Discussion in 'Legal' started by Cannibul, Sep 18, 2020.
Now President Trump gets a third pick on the SC.
The Democrats will pull out all stops in trying to obstruct, but I'm not sure they'll be able to prevent this one. It may not come before the election, but I'm willing to bet quite a bit on there being a new justice confirmed before the next inauguration, whoever it may be.
Agree wholeheartedly. This could solidify the 2A for decades if the right pick can be sworn in on time.
Mitch McConnell is up to the task, I believe.
Don't forget the lame-duck session. A new justice will easily be confirmed before Jan. 3.
The confirmation of a third Trump appointment is a given.
However, look beyond the immediate issue. If the Court is dominated by the conservatives 6-3, but the presidency, House, and Senate are all controlled by the Democrats, the temptation will be great to increase the Court membership to 13 (Court packing). FDR wasn't able to do it but Biden might. It depends on how many of his initiatives are shot down by the 9-member Court.
I do not think there will be an appointment prior to the election. Then, there’ll be a long grueling slog to a confirmation after Trump pulls in the win
Only time will tell but I will be very surprise if first-term-Trump gets to fill this seat, my 22LR ammo is on the the next president (Trump, Biden, Jorgensen etc) will be filling the seat not the current president.
We can pray but not a chance of Senate confirmation for months after the election and Trump Inauguration!
Regardless of whether Trump wins, if the new Senate has at least 51 Democrats (as is now expected), all Trump appointments will be dead on arrival after Jan. 3. That's why time is of the essence. I expect a Trump appointment before the election, and a confirmation shortly thereafter.
She will be confirmed BEFORE the election...
Judge Barrett would be a strong plus for the 2nd Amendment.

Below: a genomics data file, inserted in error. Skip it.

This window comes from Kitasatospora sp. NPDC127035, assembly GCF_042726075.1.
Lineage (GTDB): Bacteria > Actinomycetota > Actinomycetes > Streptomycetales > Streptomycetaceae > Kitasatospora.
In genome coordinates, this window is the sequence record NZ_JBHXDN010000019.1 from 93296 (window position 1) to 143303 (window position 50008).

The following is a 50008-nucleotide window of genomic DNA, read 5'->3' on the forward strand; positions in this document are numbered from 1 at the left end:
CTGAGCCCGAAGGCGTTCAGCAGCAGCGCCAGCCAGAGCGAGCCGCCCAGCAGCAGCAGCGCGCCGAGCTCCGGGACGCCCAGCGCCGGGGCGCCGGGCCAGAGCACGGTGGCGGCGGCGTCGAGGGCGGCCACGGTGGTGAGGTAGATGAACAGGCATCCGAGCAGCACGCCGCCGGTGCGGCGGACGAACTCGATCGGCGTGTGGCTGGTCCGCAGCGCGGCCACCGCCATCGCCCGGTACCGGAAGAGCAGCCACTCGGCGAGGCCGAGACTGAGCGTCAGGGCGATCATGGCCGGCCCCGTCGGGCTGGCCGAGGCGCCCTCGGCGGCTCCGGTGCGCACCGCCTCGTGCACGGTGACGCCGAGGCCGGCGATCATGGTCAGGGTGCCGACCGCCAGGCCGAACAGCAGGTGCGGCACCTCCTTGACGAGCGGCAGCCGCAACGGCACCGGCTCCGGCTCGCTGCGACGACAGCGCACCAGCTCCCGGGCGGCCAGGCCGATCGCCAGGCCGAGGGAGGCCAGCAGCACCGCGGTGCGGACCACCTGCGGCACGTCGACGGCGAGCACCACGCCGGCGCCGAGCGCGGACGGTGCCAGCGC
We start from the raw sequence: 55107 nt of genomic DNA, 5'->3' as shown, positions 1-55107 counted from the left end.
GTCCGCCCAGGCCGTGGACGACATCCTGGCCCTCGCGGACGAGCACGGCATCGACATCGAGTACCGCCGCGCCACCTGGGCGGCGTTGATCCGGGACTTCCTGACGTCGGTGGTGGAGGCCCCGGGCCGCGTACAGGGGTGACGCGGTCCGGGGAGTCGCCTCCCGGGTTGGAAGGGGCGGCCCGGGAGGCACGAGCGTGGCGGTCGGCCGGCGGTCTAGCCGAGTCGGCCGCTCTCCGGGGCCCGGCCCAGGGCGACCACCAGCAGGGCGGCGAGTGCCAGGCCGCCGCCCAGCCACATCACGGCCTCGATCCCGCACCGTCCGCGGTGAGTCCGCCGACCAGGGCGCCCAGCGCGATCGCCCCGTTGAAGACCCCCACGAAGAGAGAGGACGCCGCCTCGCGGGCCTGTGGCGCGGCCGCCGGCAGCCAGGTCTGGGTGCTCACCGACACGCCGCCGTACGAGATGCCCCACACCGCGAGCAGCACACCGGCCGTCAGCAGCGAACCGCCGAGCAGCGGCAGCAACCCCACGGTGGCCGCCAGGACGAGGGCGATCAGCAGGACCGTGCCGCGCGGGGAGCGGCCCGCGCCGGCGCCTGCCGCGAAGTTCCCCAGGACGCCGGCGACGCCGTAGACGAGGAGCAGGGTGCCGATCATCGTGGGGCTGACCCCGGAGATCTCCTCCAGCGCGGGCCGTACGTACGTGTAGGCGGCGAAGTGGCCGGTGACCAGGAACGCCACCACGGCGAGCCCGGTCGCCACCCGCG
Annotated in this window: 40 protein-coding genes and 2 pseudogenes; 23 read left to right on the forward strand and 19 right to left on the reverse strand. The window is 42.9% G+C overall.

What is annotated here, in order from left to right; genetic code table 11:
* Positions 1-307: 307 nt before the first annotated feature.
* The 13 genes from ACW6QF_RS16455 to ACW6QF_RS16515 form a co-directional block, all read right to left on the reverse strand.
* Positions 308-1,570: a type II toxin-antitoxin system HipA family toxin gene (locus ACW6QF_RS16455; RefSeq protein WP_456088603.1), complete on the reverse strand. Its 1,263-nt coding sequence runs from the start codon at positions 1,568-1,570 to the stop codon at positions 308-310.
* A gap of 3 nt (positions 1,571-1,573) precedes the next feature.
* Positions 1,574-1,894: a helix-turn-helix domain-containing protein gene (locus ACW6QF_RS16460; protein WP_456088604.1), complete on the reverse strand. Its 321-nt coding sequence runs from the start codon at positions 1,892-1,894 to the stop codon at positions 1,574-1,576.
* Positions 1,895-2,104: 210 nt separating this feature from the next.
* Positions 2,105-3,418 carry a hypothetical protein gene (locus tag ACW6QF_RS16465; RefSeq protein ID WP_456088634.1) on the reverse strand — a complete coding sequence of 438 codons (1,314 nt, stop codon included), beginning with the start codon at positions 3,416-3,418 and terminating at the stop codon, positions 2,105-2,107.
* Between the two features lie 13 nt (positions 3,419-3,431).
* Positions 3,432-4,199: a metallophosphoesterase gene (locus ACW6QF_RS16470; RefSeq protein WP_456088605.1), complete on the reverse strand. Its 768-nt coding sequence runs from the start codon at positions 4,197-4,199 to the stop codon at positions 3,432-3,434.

election year, the Senate would not even consider a nomination from the president."
She's also a right-to-lifer. Voting to confirm her would put Sen. Susan Collins in a really tough spot for her re-election in Maine (as if she isn't already). That's one reason why a confirmation vote would have to held after the election. I'm not disagreeing with your conclusion, just with your timing.
That was then, and this now. Politicians are never bothered by inconsistency and hypocrisy.
That would be awesome! It would also put the Democrats on the defensive...or at least have their attention divided between trying to get re-elected and fighting the confirmation of someone they would rabidly hate.
This election is going to have some FIREWORKS!
Any particular reason? My thing is, the Republicans control the Senate and I don't see them passing up an opportunity to swing the court right possibly for a generation. They only need 51 votes, which may take a little work to get some of the centrists on board but is far from insurmountable. If cloture rules still applied I'd be with you, but since the nuclear option was invoked that changes things.
I agree with your thinking. A conformation is possible by January 3. The GOP Senate is thin but certainly doable.
It will make for great theater.
Tied votes (4-4 with her seat vacant) defer to the lower court's ruling without setting precedent, otherwise things will go about normally.
Given what the Republicans did to Obama and Merrick Garland in 2016 the Democrats are going to do everything they can to return the favor. They are not is a strong a position to do it but they are well motivated to return the favor.
All things being equal, I disagreed with her on alot of other important things as well. I'm sad for her and her family, I will never rejoice in someone's death unless they are a killer, rapist, etc.. That being said, seeing a positive in her seat potentially being filled by someone who is not a far left judicial activist like she was is reasonable.
Monac...There are many important issues and implications of Justice Ginsburg’s passing we could discuss. However, currently we’re on THR, a GUN focused website. ...hence the focus on the topic at hand. You feel free to branch out however and watch how quick the mods come in...
Oh, I get that. The difference is, the Republicans controlled the Senate then as an opposing party to the president. I'm not aware of any real procedural roadblocks the Democrats could effectively throw up to stall for as long as they'd need to. Their best bet would be to put political pressure on Romney and/or Collins. Murkowski already said she won't vote to confirm prior to inauguration, but still requires 3 more defections which means Romney, Collins, and one more.
I wasn't a huge fan of it when they did it even though I prefer Gorsuch over Garland because I thought it was a manipulation of the system. I didn't like the precedent that it set. That being said, I'd be surprised if they actually followed their own standard, and I believe McConnell already said they will vote on an appointment.
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